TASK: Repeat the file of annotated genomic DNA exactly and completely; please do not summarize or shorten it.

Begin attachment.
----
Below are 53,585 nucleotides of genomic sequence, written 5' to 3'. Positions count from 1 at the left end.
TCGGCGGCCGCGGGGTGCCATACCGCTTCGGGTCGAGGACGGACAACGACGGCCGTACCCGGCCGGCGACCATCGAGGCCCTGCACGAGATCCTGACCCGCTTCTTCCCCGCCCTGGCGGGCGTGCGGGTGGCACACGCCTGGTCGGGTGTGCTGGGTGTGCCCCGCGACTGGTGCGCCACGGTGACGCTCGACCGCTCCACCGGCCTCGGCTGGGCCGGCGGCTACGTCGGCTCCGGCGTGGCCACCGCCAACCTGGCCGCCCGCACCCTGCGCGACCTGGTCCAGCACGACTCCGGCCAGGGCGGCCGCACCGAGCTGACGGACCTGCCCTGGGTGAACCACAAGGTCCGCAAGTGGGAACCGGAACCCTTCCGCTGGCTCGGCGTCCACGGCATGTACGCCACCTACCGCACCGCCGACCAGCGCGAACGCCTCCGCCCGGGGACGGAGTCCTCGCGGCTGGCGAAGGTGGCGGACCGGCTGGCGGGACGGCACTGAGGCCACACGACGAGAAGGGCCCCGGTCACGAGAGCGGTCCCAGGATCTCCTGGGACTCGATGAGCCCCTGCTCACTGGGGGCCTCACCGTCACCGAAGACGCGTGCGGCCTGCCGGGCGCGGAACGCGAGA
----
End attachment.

Below are 53,585 nucleotides of genomic sequence, written 5' to 3'. Positions count from 1 at the left end.
TCGGCGGCCGCGGGGTGCCATACCGCTTCGGGTCGAGGACGGACAACGACGGCCGTACCCGGCCGGCGACCATCGAGGCCCTGCACGAGATCCTGACCCGCTTCTTCCCCGCCCTGGCGGGCGTGCGGGTGGCACACGCCTGGTCGGGTGTGCTGGGTGTGCCCCGCGACTGGTGCGCCACGGTGACGCTCGACCGCTCCACCGGCCTCGGCTGGGCCGGCGGCTACGTCGGCTCCGGCGTGGCCACCGCCAACCTGGCCGCCCGCACCCTGCGCGACCTGGTCCAGCACGACTCCGGCCAGGGCGGCCGCACCGAGCTGACGGACCTGCCCTGGGTGAACCACAAGGTCCGCAAGTGGGAACCGGAACCCTTCCGCTGGCTCGGCGTCCACGGCATGTACGCCACCTACCGCACCGCCGACCAGCGCGAACGCCTCCGCCCGGGGACGGAGTCCTCGCGGCTGGCGAAGGTGGCGGACCGGCTGGCGGGACGGCACTGAGGCCACACGACGAGAAGGGCCCCGGTCACGAGAGCGGTCCCAGGATCTCCTGGGACTCGATGAGCCCCTGCTCACTGGGGGCCTCACCGTCACCGAAGACGCGTGCGGCCTGCCGGGCGCGGAACGCGAGA